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I read about the Microsoft specific suffix "i64" for integer constants. I want to do an UNsigned shift to a ULONGLONG.
ULONGLONG bigNum64 = 0x800000000000000i64 >> myval;

In normal C, I would use the suffix "U", e.g. the similar 32 bit operation would be
ULONG bigNum32 = 0x80000000U >> myval;

I do NOT want the 2's complement sign extension to propogate through the high bits. I want an UNSIGNED shift on a 64 bit const number. I think my first statement is going to do a SIGNED shift right.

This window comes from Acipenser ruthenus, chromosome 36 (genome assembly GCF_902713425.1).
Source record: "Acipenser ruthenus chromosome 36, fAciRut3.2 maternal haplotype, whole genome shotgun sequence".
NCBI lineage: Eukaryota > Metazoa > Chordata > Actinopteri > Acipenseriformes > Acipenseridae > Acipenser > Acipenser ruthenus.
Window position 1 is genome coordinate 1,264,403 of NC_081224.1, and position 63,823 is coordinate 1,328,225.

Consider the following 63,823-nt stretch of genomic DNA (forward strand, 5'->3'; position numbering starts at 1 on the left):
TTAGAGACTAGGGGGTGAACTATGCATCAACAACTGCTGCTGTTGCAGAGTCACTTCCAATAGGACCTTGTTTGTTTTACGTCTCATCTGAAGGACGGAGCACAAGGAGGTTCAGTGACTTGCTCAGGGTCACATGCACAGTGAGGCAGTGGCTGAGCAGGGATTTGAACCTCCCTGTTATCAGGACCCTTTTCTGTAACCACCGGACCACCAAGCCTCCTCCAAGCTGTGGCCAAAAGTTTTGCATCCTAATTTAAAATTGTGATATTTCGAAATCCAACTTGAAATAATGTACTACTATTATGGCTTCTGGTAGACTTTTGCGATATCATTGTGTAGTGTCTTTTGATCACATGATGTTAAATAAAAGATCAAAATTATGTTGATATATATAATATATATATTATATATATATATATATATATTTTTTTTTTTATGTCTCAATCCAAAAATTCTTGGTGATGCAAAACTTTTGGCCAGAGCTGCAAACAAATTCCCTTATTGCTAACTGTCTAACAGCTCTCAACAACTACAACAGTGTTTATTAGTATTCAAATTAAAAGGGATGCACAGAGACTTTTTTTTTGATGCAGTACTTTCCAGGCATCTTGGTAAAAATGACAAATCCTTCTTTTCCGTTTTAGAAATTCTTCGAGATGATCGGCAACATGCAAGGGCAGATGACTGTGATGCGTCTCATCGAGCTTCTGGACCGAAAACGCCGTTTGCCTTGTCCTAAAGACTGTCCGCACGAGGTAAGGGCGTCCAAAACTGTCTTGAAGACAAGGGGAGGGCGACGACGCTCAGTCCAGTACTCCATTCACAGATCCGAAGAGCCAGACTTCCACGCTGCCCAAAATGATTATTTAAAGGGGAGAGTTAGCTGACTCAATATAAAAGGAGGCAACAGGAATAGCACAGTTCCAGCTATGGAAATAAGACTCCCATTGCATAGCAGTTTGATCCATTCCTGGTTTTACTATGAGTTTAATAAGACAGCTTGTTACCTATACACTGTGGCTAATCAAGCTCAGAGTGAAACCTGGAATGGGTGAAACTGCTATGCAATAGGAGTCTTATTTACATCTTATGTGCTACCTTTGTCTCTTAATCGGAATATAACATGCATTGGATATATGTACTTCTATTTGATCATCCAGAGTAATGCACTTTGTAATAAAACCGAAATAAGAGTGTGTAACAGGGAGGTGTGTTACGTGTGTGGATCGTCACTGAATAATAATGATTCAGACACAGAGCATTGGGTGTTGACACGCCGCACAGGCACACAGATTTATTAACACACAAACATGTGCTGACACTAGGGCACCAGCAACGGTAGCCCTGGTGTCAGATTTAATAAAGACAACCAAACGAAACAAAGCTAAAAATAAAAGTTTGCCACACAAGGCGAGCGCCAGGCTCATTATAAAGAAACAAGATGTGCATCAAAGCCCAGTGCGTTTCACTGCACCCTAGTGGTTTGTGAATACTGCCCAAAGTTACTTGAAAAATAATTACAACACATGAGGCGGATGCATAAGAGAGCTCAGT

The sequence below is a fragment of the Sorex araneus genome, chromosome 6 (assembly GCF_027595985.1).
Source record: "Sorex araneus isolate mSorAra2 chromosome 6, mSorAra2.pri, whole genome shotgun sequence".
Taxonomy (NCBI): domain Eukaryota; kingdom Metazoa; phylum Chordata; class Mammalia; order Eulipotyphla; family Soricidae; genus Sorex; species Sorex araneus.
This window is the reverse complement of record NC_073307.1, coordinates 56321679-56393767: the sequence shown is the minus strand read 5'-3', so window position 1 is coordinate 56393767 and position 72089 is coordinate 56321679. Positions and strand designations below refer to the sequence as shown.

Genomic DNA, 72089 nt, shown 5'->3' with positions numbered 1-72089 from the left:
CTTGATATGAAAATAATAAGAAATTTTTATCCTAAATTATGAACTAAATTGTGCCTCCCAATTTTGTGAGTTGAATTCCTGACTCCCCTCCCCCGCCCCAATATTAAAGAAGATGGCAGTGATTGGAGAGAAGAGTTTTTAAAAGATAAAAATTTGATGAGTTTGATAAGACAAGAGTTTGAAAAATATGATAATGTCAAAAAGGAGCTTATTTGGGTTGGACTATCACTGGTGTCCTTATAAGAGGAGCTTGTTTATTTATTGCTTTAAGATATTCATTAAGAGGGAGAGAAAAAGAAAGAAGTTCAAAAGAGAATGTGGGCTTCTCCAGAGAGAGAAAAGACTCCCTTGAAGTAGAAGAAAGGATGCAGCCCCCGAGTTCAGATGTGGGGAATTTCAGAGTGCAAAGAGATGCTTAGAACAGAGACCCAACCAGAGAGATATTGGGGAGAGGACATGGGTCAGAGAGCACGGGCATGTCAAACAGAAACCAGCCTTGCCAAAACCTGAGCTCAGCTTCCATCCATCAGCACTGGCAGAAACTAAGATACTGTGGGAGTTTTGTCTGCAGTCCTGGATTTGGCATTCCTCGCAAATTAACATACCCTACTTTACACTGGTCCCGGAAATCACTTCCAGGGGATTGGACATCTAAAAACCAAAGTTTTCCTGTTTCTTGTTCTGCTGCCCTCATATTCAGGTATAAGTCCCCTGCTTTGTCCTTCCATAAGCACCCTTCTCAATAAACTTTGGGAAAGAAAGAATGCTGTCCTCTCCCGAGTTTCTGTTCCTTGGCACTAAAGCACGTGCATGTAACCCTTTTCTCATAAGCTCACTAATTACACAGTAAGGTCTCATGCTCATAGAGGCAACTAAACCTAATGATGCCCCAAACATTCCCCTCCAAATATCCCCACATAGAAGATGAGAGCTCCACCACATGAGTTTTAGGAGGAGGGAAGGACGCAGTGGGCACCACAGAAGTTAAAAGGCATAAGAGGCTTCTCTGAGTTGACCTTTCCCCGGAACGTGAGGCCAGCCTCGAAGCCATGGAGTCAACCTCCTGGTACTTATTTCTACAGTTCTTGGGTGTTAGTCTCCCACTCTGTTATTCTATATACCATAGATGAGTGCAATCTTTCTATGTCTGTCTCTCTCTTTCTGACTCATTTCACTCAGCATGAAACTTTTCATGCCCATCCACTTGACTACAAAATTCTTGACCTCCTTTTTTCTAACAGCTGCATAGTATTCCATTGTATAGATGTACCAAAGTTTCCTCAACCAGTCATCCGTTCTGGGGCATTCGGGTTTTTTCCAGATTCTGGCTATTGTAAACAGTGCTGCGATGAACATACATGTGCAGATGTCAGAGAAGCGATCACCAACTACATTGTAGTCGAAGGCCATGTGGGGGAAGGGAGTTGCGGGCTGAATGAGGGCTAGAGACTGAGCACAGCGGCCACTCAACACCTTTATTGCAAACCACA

I tried 0x800000000000000i64U and 0x800000000000000u64 but got compiler errors.

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1 Answer 1

up vote 15 down vote accepted

You can use the suffix ull, which is the standard (C99 and C++0x) way to specify an unsigned long long integer literal, and a long long is at least 64 bits.

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That works!! Thanks! –  franji1 May 14 '10 at 16:22
    
Compiler warning -Wlong-long can be disabled on the compiler command line or in the code with #pragma GCC diagnostic ignored "-Wlong-long". Here's a nice example of doing this temporarily for a section of code. –  BobStein-VisiBone Jun 20 '14 at 13:31

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